%DIFF (Difference Between Two Date, Time, or Timestamp Values)

%DIFF(op1 : op2 : unit {: frac })

The unit can be *MSECONDS, *SECONDS, *MINUTES, *HOURS, *DAYS, *MONTHS, or *YEARS. You can also use the following abbreviated forms of the unit: *MS, *S, *MN, *H, *D, *M, or *Y.

%DIFF produces the difference (duration) between two date or time values. The first and second parameters must have the same, or compatible types. The following combinations are possible:
  • Date and date
  • Time and time
  • Timestamp and timestamp
  • Date and timestamp (only the date portion of the timestamp is considered)
  • Time and timestamp (only the time portion of the timestamp is considered).
The third parameter specifies the unit. The following units are valid:
  • For two dates or a date and a timestamp: *DAYS, *MONTHS, and *YEARS
  • For two times or a time and a timestamp: *SECONDS, *MINUTES, and *HOURS
  • For two timestamps: *MSECONDS, *SECONDS, *MINUTES, *HOURS, *DAYS, *MONTHS, and *YEARS

If the third operand is *SECONDS or *S, and both of the operands are timestamps, you can specify a fourth parameter indicating the number of fractional seconds to return. You can specify a value between 0 and 12. This represents the number of decimal positions in the returned number of seconds.

The difference is calculated by subtracting the second operand from the first.

The result is rounded down, with any remainder discarded. For example, 61 minutes is equal to 1 hour, and 59 minutes is equal to 0 hours.

The value returned by the function is compatible with both type numeric and type duration. You can add the result to a number (type numeric) or a date, time, or timestamp (type duration).

If you ask for the difference in microseconds between two timestamps that are more than 32 years 9 months apart, you will exceed the 15-digit limit for duration values. This will result in an error or truncation. However, you can obtain the number of microseconds between any two dates by asking for the difference in seconds with 6 fractional seconds, and then multiply the resulting value by 1000000. For example, if the difference in seconds is 1041379205.123456, then the difference in microseconds is 1041379205123456.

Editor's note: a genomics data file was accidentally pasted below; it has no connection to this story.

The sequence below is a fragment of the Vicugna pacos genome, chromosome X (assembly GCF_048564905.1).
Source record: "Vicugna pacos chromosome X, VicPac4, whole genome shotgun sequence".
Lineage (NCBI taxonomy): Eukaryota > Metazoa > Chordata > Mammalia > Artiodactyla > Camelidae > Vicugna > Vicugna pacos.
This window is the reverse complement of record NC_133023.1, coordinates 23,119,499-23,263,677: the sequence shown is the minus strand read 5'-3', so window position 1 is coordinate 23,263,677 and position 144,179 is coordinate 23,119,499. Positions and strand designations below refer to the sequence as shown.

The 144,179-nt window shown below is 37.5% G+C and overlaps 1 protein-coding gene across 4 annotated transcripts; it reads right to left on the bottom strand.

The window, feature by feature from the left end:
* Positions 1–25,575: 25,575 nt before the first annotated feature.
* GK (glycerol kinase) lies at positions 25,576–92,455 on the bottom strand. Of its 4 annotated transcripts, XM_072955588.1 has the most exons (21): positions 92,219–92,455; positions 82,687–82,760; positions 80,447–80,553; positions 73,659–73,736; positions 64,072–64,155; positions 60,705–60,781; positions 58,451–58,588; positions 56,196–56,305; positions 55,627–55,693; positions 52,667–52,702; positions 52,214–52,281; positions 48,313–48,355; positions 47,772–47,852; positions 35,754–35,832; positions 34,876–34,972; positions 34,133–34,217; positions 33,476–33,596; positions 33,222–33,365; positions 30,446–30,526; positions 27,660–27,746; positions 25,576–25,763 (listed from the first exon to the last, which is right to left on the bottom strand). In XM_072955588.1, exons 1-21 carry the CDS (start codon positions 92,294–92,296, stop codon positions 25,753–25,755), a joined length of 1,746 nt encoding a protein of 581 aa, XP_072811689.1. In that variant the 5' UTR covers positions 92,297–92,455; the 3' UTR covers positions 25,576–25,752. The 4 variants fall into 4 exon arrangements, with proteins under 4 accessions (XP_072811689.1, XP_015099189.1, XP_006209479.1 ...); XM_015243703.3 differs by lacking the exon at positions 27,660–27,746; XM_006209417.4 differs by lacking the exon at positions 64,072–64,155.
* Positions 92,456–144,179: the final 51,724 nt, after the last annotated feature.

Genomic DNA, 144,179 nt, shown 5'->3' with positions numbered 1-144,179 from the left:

For more information, see Date Operations or Built-in Functions.

Figure 1. Using the result of %DIFF as a numeric value
D due_date        S               D   INZ(D'2005-06-01')
D today           S               D   INZ(D'2004-09-23')
D num_days        S             15P 0

D start_time      S               Z

D time_taken      S             15P 0                


     // Determine the number of days between two dates.

     // If due_date has the value 2005-06-01 and
     // today has the value 2004-09-23, then
     // num_days will have the value 251.

     num_days = %DIFF (due_date: today: *DAYS);      

     // If the arguments are coded in the reverse order,
     // num_days will have the value -251.

     num_days = %DIFF (today: due_date: *DAYS);  

     // Determine the number of seconds required to do a task:
     //  1. Get the starting timestamp
     //  2. Do the task
     //  3. Calculate the difference between the current
     //     timestamp and the starting timestamp

     start_time = %timestamp();
     time_taken = %DIFF (%timestamp() : start_time : *SECONDS);

Figure 2. Using the result of %DIFF as a duration
D estimated_end...
D                 S               D
D prev_start      S               D   INZ(D'2003-06-21')
D prev_end        S               D   INZ(D'2003-06-24')


     // Add the number of days between two dates
     // to a third date

     // prev_start is the date a previous task began
     // prev_end is the date a previous task ended.

     // The following calculation will estimate the
     // date a similar task will end, if it begins
     // today.

     // If the current date, returned by %date(), is
     // 2003-08-15, then estimated_end will be
     // 2003-08-18.

     estimated_end = %date() + %DIFF(prev_end : prev_start : *days);